He is Haroon Almansoori, a PhD student in computer science studying the psychology of video game players, He has spent countless hours playing and grinding video games and has always been fascinated by what makes games engaging, addictive, and fun.
The blog is where he shares his thoughts, ideas and imagination on video games and specifically how to think as a designer.
Welcome to Lighting in Unity where we are going to cover lighting theory for games created in the built in renderer, Universal render pipeline and the high definition render pipeline
We will start with lighting basics, covering color theory, lighting characters and objects, color harmonies for creating great game aesthetics, baking real time global illumination and baking static light maps and using lighting probes for dynamically moving objects
In the built in renderer we will be lighting an interior bar room scene, using available light sources such as windows and wall lights. We will be matching color temperatures to real world values to make the scene look authentic
In the Universal render pipeline we will be lighting a cartoony style horror environment using saturated colour mixes. This could be useful for mobile style games as well as games that feature hand painted stylized graphics
In the High definition render pipeline we will be lighting a realistic scene using different times of day and looking at using fog volumes for volumetric lighting to create impressive visuals for games. We will look in detail at post processing to create AAA visuals for games. HDRP is used for top game titles and so mastering lighting in this render pipeline can be very useful for making your games compete with other top titles
So why not enrol today and I look forward to seeing you in my course
If you have updated Visual Studio recently, you may find that it is not linking properly to Unity. If it doesn’t link properly it means the intellisense prompts won’t work, so you won’t get hints, auto complete or warnings.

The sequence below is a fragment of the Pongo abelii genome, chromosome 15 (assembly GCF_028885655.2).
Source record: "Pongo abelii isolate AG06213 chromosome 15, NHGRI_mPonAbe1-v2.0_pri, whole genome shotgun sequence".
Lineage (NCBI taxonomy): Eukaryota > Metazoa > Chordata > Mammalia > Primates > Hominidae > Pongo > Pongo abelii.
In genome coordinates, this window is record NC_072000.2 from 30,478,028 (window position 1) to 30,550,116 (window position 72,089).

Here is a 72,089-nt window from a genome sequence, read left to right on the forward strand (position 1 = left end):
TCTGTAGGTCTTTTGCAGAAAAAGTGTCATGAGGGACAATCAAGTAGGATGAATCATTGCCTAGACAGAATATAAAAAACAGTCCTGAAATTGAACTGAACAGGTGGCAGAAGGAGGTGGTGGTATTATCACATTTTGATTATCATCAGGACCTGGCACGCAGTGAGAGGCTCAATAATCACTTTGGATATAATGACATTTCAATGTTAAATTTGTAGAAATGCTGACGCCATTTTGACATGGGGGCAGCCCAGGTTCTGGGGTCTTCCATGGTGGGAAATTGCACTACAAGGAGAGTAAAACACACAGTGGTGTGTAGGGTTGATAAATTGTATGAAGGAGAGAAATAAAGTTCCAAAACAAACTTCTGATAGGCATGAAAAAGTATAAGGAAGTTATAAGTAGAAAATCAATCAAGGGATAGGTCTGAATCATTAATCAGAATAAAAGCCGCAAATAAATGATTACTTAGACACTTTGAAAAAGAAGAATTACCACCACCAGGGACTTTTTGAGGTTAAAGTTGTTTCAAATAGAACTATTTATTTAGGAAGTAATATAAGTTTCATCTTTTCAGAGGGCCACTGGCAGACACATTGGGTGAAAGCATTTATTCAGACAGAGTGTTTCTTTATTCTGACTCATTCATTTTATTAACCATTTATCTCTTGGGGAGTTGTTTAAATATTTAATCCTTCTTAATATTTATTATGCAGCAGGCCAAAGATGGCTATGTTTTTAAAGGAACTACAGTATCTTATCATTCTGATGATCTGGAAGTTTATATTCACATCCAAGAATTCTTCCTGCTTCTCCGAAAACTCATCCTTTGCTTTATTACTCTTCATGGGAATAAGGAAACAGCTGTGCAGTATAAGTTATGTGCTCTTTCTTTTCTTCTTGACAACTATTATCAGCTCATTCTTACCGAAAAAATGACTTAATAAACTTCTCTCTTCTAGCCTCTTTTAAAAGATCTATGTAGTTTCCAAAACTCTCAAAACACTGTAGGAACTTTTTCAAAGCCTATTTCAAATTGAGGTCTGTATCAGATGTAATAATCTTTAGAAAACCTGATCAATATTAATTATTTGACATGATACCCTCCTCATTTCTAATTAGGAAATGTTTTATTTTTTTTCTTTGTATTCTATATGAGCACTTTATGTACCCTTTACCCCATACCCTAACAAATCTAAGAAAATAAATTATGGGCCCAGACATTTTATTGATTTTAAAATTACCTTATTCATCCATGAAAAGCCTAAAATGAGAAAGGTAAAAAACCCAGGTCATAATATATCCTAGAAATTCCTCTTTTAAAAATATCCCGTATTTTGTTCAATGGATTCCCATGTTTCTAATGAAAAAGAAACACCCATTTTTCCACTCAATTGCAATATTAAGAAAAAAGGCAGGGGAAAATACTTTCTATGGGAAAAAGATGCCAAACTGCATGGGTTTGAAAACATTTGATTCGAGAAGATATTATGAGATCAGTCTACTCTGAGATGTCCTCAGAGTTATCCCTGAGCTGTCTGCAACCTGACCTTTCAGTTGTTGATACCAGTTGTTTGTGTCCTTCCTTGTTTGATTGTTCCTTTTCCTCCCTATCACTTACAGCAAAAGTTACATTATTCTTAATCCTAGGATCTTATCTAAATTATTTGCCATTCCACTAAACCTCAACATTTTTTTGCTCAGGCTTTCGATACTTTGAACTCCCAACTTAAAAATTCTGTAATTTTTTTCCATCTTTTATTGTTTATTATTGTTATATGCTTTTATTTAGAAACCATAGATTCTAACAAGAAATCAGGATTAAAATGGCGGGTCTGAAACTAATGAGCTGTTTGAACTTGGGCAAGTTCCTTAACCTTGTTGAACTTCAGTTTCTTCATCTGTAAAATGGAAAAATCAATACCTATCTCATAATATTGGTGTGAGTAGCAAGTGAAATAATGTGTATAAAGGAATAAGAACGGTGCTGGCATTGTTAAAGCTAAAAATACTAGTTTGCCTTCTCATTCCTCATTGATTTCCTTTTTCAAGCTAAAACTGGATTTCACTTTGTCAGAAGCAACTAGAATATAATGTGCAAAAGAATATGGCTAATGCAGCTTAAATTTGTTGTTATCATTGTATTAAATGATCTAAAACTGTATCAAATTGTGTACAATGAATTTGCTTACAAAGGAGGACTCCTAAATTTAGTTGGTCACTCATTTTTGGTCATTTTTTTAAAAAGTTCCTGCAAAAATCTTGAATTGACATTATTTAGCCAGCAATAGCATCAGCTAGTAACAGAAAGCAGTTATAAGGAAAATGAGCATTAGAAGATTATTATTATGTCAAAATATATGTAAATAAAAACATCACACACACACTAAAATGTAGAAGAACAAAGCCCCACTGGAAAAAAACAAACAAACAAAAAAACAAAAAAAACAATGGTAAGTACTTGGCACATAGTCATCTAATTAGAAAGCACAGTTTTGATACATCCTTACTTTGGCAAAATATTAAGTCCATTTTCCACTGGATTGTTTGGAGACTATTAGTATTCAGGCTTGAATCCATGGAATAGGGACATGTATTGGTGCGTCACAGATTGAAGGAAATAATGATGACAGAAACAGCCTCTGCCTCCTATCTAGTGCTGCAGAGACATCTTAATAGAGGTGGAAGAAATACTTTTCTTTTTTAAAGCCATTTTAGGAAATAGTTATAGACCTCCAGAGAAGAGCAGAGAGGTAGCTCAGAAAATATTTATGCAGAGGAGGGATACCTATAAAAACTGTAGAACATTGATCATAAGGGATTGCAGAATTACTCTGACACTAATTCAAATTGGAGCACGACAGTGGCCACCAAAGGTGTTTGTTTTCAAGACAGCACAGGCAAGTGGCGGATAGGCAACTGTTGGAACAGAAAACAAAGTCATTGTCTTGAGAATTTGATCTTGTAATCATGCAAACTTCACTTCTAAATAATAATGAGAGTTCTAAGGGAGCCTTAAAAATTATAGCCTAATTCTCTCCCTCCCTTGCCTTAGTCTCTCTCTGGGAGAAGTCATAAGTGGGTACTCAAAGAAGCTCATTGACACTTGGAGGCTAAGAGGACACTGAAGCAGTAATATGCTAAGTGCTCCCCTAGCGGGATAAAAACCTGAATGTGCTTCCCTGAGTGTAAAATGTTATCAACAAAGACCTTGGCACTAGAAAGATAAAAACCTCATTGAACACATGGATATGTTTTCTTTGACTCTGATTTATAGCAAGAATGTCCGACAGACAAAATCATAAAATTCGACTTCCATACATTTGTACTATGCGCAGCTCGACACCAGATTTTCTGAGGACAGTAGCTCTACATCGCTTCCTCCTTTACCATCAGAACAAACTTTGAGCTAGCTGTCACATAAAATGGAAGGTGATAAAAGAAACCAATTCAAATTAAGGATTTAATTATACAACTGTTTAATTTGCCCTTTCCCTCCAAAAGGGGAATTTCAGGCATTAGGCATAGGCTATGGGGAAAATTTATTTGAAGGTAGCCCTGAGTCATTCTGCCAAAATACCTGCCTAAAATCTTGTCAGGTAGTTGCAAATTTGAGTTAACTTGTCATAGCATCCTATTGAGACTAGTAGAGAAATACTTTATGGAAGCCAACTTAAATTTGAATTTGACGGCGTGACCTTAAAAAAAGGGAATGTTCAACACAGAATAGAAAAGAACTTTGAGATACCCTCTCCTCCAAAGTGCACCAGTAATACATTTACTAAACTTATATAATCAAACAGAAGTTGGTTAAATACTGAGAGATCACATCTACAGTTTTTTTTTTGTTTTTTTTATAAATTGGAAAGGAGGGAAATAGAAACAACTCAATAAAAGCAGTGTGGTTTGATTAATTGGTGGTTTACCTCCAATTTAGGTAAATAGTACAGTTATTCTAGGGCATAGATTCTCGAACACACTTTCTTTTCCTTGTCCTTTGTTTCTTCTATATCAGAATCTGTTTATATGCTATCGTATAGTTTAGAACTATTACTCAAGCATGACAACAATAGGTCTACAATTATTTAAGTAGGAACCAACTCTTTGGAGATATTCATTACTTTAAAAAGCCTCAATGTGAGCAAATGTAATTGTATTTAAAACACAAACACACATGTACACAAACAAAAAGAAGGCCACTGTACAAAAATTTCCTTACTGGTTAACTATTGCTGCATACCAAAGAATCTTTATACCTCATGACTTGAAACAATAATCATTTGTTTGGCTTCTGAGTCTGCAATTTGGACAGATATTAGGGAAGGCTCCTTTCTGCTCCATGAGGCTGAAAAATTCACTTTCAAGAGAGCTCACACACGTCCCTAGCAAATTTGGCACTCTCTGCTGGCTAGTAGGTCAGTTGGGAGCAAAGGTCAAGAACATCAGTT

To correctly link Visual Studio to Unity just follow the video above
Start making games in Unity by learning the basics of Unity C# scripting
Do you want to learn to create games in Unity but feel confused by C# scripting? In this course I am going to cover all the basic concepts of C# coding to get you to a beginner level in Unity game design.
This course is intended for people who have little to no experience of C# scripting. It is perfect for people who have never scripted before as we look in detail at each concept of C# scripting. We first cover the theory and then you get opportunities to try them out. Toward the end of the course we put these concepts into use by creating a complete beginner level game.
We cover concepts such as:
functions and methods
Variable data types
Moving and rotating objects using code
Accessing and manipulating components
Scripting for a user interface
These are the most common things you will be doing when making beginner level games. When we have finished the theory, I will be guiding you step by step through the production of a target shooter game so that you will see how these scripting concepts work using real world examples.